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## Lecure 8 Electromagnetism

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### Ampere's law for the magnetic field associated with any distribution of electric ... Ampere's law that allows time-varying electric fields to generate time-varying ... – PowerPoint PPT presentation

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Title: Lecure 8 Electromagnetism

1
Lecure 8 Electromagnetism Light
2
Lecture 8 Electromagnetism Light
• Maxwells unification of electricity, magnetism,
light
• Need to add time-rate of change of electric field
to Amperes law for current as source of magnetic
field.
• Possibility in vacuum (absence of charges and
currents) for time-varying magnetic fields and
time-varying electric fields to sustain each
other light as an electromagnetic wave.
• Generation of light via the acceleration or
deceleration of electric charges.
• Conflict between Maxwells theory and Newtonian
physics.

3
Summary of Electricity Magnetism Before Maxwell
4
James Clerk Maxwell (1831-1879)
• Found a way to give precise mathematical
expression to
• Gilberts discovery of no magnetic monopoles
(magnetic field lines neither begin nor end on
magnetic charges).
• Coulombs law for the electric field associated
with any collection of electric charges.
• Amperes law for the magnetic field associated
with any distribution of electric currents.
• Faradays law of induction that time-varying
magnetic fields can generate time-varying
electric fields.
• Discovered four equations given above are
inconsistent with Franklins law of the
conservation of electric charge unless one adds a
term in Amperes law that allows time-varying
electric fields to generate time-varying magnetic
fields, even in the absence of electric currents.

5
Light as an Electromagnetic Wave
• Time-varying B gives rise to time-varying E, even
in the absence of charge whereas time-varying E
gives rise to time-varying B, even in the absence
of current.
• Can time-varying E and B sustain each other in a
vacuum absent of any charges or currents? If so,
what are the properties of the resulting
electromagnetic fields?
• Maxwells answer Disturbances that propagate at
the speed of light, c 300,000 km/s. In other
words, light is an electromagnetic wave!

6
Maxwells Picture of Light as an Electromagnetic
Wave
7
Classical Picture Why an Accelerated Charge
8
Conflict between Electromagnetism and Newtonian
Mechanics
• As schoolboy of 16, Albert Einstein (1879-1955)
wonders what an electromagnetic wave will look
like if one were to race alongside it at the
speed of light c.
• Answer a wave that oscillates in space, but not
in time.
• But Maxwells equations in a vacuum have no such
solutions! Only nontrivial solutions that are
independent of time in a vacuum are constant E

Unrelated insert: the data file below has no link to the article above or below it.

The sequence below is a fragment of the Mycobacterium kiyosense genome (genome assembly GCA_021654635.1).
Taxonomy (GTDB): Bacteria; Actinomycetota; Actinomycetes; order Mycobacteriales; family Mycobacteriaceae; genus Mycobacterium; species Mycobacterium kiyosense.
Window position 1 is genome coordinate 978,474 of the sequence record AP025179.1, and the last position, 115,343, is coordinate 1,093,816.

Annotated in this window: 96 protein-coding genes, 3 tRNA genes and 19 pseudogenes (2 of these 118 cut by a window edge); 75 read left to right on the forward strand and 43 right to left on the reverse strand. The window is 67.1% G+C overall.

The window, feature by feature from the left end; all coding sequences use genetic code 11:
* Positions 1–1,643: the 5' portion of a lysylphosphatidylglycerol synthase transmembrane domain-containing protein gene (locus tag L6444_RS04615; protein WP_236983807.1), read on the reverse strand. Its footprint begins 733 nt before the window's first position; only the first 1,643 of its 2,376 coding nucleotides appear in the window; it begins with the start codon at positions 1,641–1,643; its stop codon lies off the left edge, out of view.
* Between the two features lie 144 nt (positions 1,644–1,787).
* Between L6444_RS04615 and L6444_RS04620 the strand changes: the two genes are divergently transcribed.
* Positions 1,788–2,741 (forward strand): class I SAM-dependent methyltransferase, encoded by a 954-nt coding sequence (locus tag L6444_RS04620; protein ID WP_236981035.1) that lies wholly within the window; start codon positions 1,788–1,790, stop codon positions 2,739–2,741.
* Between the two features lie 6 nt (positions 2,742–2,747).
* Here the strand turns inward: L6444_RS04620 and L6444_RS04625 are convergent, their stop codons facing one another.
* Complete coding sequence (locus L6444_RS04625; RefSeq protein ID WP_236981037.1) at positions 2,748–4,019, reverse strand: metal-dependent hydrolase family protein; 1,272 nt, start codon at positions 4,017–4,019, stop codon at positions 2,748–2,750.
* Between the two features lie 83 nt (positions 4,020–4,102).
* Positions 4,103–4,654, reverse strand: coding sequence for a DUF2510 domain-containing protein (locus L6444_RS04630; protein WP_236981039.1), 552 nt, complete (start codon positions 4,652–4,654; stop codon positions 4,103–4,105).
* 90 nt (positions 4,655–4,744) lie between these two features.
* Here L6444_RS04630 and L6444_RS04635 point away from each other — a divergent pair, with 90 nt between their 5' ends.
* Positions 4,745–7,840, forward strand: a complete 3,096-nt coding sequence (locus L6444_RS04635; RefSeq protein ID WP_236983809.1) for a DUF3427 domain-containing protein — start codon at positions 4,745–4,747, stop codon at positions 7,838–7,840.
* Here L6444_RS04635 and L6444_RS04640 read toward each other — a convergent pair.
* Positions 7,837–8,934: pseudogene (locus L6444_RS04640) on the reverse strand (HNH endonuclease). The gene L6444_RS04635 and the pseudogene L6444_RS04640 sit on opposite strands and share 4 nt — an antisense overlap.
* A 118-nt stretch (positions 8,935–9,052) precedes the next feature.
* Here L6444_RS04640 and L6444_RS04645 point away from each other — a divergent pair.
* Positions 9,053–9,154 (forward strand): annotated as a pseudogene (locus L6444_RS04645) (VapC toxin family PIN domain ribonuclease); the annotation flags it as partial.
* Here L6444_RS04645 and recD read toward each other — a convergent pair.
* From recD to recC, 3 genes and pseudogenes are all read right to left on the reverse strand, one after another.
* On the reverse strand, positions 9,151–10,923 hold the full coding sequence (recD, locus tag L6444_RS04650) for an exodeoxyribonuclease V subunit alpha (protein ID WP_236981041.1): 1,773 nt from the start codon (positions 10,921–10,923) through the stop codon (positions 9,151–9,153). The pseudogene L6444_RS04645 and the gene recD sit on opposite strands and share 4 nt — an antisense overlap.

and B, not E and B wavy in space.
• Because nothing in Newtonian mechanics forbids
one from having a speed equal to c, Einstein
decides either Maxwell must be wrong, or Newton
must be wrong
• Einstein thinks Maxwells equations are too
beautiful to be false, and he boldly speculates
that it must be Newton who is wrong!
• Thus, it must not be possible for anyone to race
at the speed of light! The reason why is the
subject of Einsteins theory of special
relativity, which is the topic of a future
lecture.

9
Discovery of the Electron
• J. J. Thomson (1856-1940) experiments with
electric discharges and cathode ray tubes (like
fluorscent lamps).
• Bent beams with strong magnetic fields B.
• Amount of bending depends on charge to mass
ratio q/m.

• B pointing into page
• Strongest bending by particles (electrons) with
• q/m e/m (Thomson only measured ratio).
• Separate measurement of e by Milliken
(1868-1953) in famous oil drop experiment.

q gt 0
q lt 0
e
10
Radiation from a Suddenly Stopped Charge
11
Discovery of X-Rays by Roentgen (1845-1928)
12
The Electromagnetic Spectrum
13
Summary Unification of Electricity, Magnetism,
Light
• For millennia, electricity, magnetism, light
were studied as separate curiosities, devoid of
many practical applications (apart from the
magnetic compass).
• Then, in the space of a few centuries, the
efforts of many scientists began to reveal
quantitative relationships.
• The effort culminates in the great synthesis by
Faraday and Maxwell, which results in a
comprehensive theory of the related phenomena, as
well as many practical applications (power
generation by alternating currents, artificial
sources of light, radio and television,
telephone, telegraph, wireless communication,
etc.).
• Interestingly, the unification of these separate
branches of science brings them into conflict
with other fundamental branches of science, in
this case, Newtonian mechanics. The resolution
of the resulting conflict, in Einsteins theory
of special relativity, opens new frontiers
concerning concepts that we had heretofore taken
for granted, in this case, the nature of space
and time.
• Will this process of synthesis, unification, and
opening of new frontiers ever stop? Is the
process of fundamental scientific discovery
finite or infinite?